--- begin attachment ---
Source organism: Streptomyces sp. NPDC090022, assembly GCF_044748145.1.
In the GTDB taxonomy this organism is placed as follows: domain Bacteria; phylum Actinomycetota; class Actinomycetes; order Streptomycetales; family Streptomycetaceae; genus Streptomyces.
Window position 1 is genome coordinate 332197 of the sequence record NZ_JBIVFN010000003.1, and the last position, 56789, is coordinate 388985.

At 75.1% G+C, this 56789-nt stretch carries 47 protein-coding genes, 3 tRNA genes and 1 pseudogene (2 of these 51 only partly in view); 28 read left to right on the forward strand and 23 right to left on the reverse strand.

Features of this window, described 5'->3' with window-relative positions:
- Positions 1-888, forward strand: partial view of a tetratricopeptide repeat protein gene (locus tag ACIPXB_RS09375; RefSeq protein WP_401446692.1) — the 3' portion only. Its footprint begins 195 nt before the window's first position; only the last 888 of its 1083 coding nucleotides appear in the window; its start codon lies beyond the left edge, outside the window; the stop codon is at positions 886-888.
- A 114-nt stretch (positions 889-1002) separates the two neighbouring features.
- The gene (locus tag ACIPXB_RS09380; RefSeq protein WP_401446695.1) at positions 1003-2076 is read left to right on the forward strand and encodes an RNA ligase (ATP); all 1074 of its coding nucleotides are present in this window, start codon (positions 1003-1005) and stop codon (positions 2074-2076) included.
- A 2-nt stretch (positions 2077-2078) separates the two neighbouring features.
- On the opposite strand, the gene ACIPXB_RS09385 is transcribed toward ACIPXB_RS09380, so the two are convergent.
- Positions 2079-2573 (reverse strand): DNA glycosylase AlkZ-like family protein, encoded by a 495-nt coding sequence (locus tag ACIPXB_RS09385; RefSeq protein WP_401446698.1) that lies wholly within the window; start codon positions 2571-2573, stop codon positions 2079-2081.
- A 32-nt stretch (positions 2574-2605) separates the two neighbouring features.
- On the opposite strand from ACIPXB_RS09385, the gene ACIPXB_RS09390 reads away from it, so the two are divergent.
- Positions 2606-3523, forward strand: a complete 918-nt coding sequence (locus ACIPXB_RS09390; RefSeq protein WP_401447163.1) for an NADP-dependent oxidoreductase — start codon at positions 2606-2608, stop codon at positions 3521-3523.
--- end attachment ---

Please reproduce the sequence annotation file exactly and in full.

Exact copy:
Source organism: Streptomyces sp. NPDC090022, assembly GCF_044748145.1.
In the GTDB taxonomy this organism is placed as follows: domain Bacteria; phylum Actinomycetota; class Actinomycetes; order Streptomycetales; family Streptomycetaceae; genus Streptomyces.
Window position 1 is genome coordinate 332197 of the sequence record NZ_JBIVFN010000003.1, and the last position, 56789, is coordinate 388985.

At 75.1% G+C, this 56789-nt stretch carries 47 protein-coding genes, 3 tRNA genes and 1 pseudogene (2 of these 51 only partly in view); 28 read left to right on the forward strand and 23 right to left on the reverse strand.

Features of this window, described 5'->3' with window-relative positions:
- Positions 1-888, forward strand: partial view of a tetratricopeptide repeat protein gene (locus tag ACIPXB_RS09375; RefSeq protein WP_401446692.1) — the 3' portion only. Its footprint begins 195 nt before the window's first position; only the last 888 of its 1083 coding nucleotides appear in the window; its start codon lies beyond the left edge, outside the window; the stop codon is at positions 886-888.
- A 114-nt stretch (positions 889-1002) separates the two neighbouring features.
- The gene (locus tag ACIPXB_RS09380; RefSeq protein WP_401446695.1) at positions 1003-2076 is read left to right on the forward strand and encodes an RNA ligase (ATP); all 1074 of its coding nucleotides are present in this window, start codon (positions 1003-1005) and stop codon (positions 2074-2076) included.
- A 2-nt stretch (positions 2077-2078) separates the two neighbouring features.
- On the opposite strand, the gene ACIPXB_RS09385 is transcribed toward ACIPXB_RS09380, so the two are convergent.
- Positions 2079-2573 (reverse strand): DNA glycosylase AlkZ-like family protein, encoded by a 495-nt coding sequence (locus tag ACIPXB_RS09385; RefSeq protein WP_401446698.1) that lies wholly within the window; start codon positions 2571-2573, stop codon positions 2079-2081.
- A 32-nt stretch (positions 2574-2605) separates the two neighbouring features.
- On the opposite strand from ACIPXB_RS09385, the gene ACIPXB_RS09390 reads away from it, so the two are divergent.
- Positions 2606-3523, forward strand: a complete 918-nt coding sequence (locus ACIPXB_RS09390; RefSeq protein WP_401447163.1) for an NADP-dependent oxidoreductase — start codon at positions 2606-2608, stop codon at positions 3521-3523.